Physically engineered systems are based on rational, well-behaved components that do what they are supposed to do most of the time. That makes it possible to generally predict the behavior of such systems under widely varying conditions. People, and the services they perform for each other are the key components in organizational and socio-technical systems. People and services exhibit a high degree of variance that makes such systems intrinsically unpredictable.
How do you then deal with these new kind of market-facing, people and services oriented complex systems? First of all, you need to know what is going. Fortunately, we now have access to vast quantities of information. We now have the ability to gather huge amounts of information about the real-time behavior of organizations and markets, which we can then analyze and model with powerful supercomputers so we can make better informed, more intelligent and smarter decisions.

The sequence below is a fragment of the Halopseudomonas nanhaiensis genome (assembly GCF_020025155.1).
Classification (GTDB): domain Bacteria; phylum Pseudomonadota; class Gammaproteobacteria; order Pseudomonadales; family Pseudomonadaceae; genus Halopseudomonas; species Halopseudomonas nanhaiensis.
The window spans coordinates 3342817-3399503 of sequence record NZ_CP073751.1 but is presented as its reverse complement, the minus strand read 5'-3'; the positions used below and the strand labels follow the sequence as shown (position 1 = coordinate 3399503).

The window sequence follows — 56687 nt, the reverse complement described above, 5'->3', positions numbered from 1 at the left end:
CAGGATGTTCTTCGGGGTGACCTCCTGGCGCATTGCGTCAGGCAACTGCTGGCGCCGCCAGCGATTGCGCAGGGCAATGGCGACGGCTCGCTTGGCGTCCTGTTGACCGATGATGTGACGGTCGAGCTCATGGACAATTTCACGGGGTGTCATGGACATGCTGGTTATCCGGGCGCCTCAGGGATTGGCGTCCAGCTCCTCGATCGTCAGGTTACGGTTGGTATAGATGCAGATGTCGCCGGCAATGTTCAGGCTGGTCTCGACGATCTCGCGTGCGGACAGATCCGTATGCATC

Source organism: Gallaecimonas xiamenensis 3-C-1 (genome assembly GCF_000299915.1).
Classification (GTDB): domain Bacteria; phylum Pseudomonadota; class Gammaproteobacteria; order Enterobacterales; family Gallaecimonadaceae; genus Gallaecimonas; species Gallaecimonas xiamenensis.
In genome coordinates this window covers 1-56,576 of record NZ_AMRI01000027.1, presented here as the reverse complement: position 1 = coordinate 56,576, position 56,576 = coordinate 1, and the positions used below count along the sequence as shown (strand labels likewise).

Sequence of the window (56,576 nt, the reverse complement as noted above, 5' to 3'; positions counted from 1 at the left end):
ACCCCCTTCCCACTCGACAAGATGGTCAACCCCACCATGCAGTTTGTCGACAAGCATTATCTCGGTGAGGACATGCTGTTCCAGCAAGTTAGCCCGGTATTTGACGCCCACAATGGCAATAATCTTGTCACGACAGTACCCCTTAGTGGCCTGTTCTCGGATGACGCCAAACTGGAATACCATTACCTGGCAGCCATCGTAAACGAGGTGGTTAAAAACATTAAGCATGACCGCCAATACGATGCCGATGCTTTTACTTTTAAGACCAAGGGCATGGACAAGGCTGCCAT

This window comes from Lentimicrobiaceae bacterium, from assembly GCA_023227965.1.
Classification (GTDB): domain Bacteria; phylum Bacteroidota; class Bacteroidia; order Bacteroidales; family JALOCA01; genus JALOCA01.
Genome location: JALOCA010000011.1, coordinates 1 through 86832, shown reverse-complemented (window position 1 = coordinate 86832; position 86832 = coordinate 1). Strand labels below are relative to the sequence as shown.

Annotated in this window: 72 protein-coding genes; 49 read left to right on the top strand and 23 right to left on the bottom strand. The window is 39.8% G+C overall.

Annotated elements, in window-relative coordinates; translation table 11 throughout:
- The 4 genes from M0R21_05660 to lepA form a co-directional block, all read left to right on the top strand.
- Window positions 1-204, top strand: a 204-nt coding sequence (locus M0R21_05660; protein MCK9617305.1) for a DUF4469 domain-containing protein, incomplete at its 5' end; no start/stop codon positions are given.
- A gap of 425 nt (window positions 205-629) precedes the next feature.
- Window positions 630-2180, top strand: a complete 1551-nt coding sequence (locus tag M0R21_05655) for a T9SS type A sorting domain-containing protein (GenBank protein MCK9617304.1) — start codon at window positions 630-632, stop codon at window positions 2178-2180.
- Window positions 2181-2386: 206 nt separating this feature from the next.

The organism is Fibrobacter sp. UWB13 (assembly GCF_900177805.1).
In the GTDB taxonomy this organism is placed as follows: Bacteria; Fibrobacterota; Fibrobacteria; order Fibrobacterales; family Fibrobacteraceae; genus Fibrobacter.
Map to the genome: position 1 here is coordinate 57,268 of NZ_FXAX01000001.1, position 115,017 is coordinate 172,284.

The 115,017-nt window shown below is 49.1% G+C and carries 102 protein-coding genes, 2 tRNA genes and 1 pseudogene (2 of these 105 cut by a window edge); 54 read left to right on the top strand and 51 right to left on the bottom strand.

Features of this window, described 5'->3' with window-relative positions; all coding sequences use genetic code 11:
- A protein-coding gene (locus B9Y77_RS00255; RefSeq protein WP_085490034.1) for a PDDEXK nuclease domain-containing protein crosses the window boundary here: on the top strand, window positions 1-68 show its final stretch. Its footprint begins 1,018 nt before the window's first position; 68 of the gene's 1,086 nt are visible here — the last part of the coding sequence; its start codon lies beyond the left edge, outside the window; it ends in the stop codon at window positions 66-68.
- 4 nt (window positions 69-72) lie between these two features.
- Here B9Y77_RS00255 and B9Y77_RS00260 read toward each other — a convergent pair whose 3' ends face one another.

Information should also help us better optimize and manage these complex systems. Which then leads to the most important principle in an organizational system. What are the key objectives of the system? What values are you optimizing around? What are you trying to achieve? These are not technical issues at all. They are the key social and human elements that a well designed, well engineered and well managed system should exhibit.